Fight or Flight: The Importance of Emotional Intelligence
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The best leaders take responsibility for their emotions and reactions.

This is why our EQ (emotional quotient) is so critical – to help individuals.

It is August 9th, 2010. You have just arrived at the Pittsburgh airport and you’re beginning the process needed to fly to New York on Jet Blue Flight 1052.

You made it through check in, security check, and are in the midst of boarding. You find a spot for your carry-on amongst the hustle and bustle of everyone else and finally get settled into your seat. Captain communicates he is ready to proceed, when you hear another voice communicate, “I’ve been abused by a passenger…I QUIT.”

You look back and realize one of the flight attendants has said this. In that moment, this flight attendant – who had worked in the industry for 20 years – opens a refrigerator, takes out two beers and proceeds to leave the airplane via one of the exit doors down an inflatable chute.

After years of being a flight attendant, Steven Slater made a choice that forever changed the trajectory of his life and career. As a passenger you’re no longer going anywhere, and you’ve just witnessed an individual experience an emotional meltdown.

What Steven may not have recognized at the time of the incident is he had two choices – to fight or take flight (although, not in the way all the passengers were hoping). To fight, wouldn’t necessarily mean to literally fight with the difficult individual he was dealing with, but rather find the strength to stay, deal with, and continue his job. Instead, he took flight– leaving the aircraft in a dramatic fashion, leaving a flight full of passengers stranded on the tarmac.

Is it necessarily to take abuse from hostile individuals who may spew negative, derogatory, and/or hurtful things? Not at all. However, our response to negative experiences will determine our ability to navigate life successfully. We all find ourselves in those moments where two options are presented before us – do we stick with the situation at hand, deal with it in an emotional mature way – or figuratively (not literally) “fight”? Or, do we cower at the challenge and find ourselves taking flight in order to avoid the situation altogether?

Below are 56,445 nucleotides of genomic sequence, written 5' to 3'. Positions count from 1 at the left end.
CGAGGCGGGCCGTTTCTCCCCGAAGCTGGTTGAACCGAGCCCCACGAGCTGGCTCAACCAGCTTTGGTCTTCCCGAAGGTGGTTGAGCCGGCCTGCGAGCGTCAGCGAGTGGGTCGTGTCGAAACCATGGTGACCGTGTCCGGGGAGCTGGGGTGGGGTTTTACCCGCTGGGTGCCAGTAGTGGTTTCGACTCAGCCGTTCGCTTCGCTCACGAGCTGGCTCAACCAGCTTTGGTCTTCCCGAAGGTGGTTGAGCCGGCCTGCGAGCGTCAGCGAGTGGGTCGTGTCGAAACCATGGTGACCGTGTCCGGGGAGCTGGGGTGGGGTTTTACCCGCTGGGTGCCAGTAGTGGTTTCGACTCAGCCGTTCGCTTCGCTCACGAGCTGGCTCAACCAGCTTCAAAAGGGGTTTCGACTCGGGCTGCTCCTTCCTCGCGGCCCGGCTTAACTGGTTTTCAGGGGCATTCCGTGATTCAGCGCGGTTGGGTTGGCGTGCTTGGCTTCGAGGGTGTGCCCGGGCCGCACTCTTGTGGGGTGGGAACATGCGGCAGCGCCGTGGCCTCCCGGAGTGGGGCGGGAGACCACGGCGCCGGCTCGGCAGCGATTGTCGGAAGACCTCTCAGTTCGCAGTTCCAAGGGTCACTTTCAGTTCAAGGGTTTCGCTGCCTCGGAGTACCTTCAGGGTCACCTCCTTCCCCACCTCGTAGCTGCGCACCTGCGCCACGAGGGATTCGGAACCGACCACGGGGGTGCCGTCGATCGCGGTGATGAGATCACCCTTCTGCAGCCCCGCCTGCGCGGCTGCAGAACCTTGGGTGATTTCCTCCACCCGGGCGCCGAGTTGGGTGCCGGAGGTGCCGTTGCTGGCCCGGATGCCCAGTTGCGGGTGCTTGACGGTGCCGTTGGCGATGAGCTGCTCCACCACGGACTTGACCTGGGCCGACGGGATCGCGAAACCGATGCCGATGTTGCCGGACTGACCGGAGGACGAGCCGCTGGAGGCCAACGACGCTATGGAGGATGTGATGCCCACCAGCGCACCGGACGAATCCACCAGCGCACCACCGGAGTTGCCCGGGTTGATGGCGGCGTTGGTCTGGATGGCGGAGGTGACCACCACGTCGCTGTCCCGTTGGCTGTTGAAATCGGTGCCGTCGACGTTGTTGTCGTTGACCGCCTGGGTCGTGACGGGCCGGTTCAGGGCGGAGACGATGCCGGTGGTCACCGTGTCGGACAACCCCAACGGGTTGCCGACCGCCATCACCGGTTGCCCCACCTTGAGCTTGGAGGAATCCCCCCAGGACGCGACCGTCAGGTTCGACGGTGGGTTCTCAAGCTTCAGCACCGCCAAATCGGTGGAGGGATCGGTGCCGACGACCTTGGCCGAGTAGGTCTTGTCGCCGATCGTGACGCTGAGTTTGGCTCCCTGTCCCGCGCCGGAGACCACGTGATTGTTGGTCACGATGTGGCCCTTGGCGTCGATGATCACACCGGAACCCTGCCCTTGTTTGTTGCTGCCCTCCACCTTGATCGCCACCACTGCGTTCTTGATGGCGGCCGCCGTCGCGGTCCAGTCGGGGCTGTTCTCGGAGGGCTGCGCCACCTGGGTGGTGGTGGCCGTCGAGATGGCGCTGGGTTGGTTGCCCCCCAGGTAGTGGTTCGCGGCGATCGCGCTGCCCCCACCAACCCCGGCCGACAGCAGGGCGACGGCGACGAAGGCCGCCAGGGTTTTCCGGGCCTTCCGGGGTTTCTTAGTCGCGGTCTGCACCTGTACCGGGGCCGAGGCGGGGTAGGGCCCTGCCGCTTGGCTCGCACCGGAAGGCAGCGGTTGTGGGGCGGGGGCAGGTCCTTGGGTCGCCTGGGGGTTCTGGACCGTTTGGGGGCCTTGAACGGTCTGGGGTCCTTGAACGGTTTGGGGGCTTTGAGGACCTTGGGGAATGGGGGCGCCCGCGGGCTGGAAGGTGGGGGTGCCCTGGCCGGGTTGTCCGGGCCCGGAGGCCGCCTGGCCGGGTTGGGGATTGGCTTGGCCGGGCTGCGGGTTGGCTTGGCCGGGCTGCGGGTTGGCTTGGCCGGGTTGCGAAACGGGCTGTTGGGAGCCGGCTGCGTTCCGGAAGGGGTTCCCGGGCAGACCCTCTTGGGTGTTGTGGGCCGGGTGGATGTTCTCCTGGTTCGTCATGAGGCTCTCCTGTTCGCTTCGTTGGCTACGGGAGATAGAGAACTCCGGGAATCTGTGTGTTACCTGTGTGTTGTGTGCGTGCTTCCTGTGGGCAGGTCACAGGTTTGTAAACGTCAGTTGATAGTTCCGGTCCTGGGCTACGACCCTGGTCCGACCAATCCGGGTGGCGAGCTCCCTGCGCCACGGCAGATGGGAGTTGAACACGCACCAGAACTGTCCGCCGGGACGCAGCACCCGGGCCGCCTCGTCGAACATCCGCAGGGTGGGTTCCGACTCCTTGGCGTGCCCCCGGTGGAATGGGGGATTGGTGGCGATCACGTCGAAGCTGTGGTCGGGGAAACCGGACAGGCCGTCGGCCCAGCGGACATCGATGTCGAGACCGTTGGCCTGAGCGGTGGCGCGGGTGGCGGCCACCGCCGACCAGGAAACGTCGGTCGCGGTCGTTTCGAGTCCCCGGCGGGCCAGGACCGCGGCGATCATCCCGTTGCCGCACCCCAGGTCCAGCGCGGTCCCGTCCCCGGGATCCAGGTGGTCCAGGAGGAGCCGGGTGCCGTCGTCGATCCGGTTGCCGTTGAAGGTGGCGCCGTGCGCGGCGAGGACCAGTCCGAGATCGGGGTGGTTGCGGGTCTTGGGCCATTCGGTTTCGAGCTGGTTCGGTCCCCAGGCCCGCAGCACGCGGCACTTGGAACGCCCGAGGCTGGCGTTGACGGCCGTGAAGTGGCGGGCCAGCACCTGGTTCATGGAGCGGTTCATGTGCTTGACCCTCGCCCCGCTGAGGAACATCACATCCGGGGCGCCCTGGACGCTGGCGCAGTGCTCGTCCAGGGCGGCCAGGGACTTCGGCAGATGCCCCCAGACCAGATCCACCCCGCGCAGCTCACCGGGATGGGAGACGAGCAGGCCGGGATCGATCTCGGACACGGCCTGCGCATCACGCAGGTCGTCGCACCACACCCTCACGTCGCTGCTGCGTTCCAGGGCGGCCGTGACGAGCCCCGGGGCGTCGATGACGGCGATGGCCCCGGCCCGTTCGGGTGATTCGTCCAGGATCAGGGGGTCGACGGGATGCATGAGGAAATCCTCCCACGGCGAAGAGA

Your Emotional Intelligence Matters More
Most of us don’t have an escape hatch to jump from to leave our stresses and difficult coworkers/clients/ family members behind. We’re all experiencing variations of similar stresses, and as a result we’re walking around with unresolved emotions that aren’t dealt with properly.

What’s the solution for us all? A greater concentration in and development of our own emotional intelligence (EQ). It’s a buzz word being used more and more in today’s business hot topics – stressing the need to rationally deal with the pressures of today.

Ultimately, EQ allows us to anticipate and respond appropriately to any given situation we encounter.

So much of our success each day relies on these reactions and interactions. Yes, our intelligence – or IQ – in different areas is critical; our technical skills and abilities help qualify us to do certain jobs and functions. However, it is our emotional intelligence that determines how successful we’ll be in accomplishing anything we pursue.

Many workplaces are understanding the importance of fostering greater levels of EQ in their managers and employees. I have several CEOs calling me to help them with instilling their “no-jerk” policies that help address negative behaviors impacting the productivity and welfare of employees.

The first step in making any kind of change or improvement in EQ requires acknowledging the very real existence of emotional suppression. Whether we recognize it or not, we often project emotional neutrality – this idea that we’re afraid to express emotions that we feel about different situations. As a result, we suppress feelings and communication in the effort to appear calm and neutral. The problem is, many of us are still experiencing the disappointment, frustration, anger, etc. deep down, and now that it’s been suppressed, it’s bound to be unleashed toward our colleagues at some point in the future.

This is why our EQ is so critical – to help individuals

Learn to respond to situations in a productive, empathetic way, thus preventing dramatic exits, explosions, etc. The reality is, 90 percent of how you react – or respond – to a situation will determine how well you traverse your career. It’s in those moments that people perceive and experience your likability, integrity, and leadership ability. This is the crux of what I’ve been coaching many executives on recently; the question becomes, “are you managing your emotions, or are your emotions managing you?”

So, what do you do when you’re on that plane as the proverbial flight attendant? Do you do you stay and work through the moment, tapping into your emotional intelligence, or do you dramatically flee the situation?

Every interaction you have with individuals throughout the day from morning with your family and fellow commuters, to throughout the rest of the day with coworkers, clients, and strangers – you have a choice in how you listen, react, and respond. When individuals are ready and willing to take responsibility for their emotions and reactions, they become better leaders and experience greater personal growth.

Where do you fall on the EQ scale and how you are dealing with the fight and flight choices you face each day? Visit to learn more.

Related articles:

Small Business Leadership and Emotional Intelligence in the Workplace


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